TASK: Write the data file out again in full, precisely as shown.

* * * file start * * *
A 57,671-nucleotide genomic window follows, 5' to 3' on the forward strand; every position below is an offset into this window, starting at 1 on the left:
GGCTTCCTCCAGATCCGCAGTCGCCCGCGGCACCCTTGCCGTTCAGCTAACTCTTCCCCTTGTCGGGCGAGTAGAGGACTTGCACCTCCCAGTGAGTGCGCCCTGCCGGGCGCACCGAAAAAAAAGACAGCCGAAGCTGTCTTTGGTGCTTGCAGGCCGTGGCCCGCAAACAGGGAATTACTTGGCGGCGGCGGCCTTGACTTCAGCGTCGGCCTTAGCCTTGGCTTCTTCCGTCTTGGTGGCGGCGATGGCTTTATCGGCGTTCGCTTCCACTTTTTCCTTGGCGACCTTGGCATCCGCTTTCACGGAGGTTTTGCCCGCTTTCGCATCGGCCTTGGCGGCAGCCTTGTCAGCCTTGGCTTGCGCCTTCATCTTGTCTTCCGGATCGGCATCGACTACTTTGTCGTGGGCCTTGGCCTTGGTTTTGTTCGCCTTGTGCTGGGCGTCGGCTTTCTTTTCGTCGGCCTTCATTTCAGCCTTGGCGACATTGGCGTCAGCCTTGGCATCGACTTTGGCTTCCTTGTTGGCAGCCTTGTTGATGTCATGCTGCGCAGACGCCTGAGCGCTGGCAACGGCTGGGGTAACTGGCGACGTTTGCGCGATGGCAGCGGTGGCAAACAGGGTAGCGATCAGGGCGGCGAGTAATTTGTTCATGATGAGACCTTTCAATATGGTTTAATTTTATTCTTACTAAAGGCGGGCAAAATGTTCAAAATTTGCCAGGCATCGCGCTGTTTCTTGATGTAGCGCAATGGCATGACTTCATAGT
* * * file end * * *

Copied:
A 57,671-nucleotide genomic window follows, 5' to 3' on the forward strand; every position below is an offset into this window, starting at 1 on the left:
GGCTTCCTCCAGATCCGCAGTCGCCCGCGGCACCCTTGCCGTTCAGCTAACTCTTCCCCTTGTCGGGCGAGTAGAGGACTTGCACCTCCCAGTGAGTGCGCCCTGCCGGGCGCACCGAAAAAAAAGACAGCCGAAGCTGTCTTTGGTGCTTGCAGGCCGTGGCCCGCAAACAGGGAATTACTTGGCGGCGGCGGCCTTGACTTCAGCGTCGGCCTTAGCCTTGGCTTCTTCCGTCTTGGTGGCGGCGATGGCTTTATCGGCGTTCGCTTCCACTTTTTCCTTGGCGACCTTGGCATCCGCTTTCACGGAGGTTTTGCCCGCTTTCGCATCGGCCTTGGCGGCAGCCTTGTCAGCCTTGGCTTGCGCCTTCATCTTGTCTTCCGGATCGGCATCGACTACTTTGTCGTGGGCCTTGGCCTTGGTTTTGTTCGCCTTGTGCTGGGCGTCGGCTTTCTTTTCGTCGGCCTTCATTTCAGCCTTGGCGACATTGGCGTCAGCCTTGGCATCGACTTTGGCTTCCTTGTTGGCAGCCTTGTTGATGTCATGCTGCGCAGACGCCTGAGCGCTGGCAACGGCTGGGGTAACTGGCGACGTTTGCGCGATGGCAGCGGTGGCAAACAGGGTAGCGATCAGGGCGGCGAGTAATTTGTTCATGATGAGACCTTTCAATATGGTTTAATTTTATTCTTACTAAAGGCGGGCAAAATGTTCAAAATTTGCCAGGCATCGCGCTGTTTCTTGATGTAGCGCAATGGCATGACTTCATAGT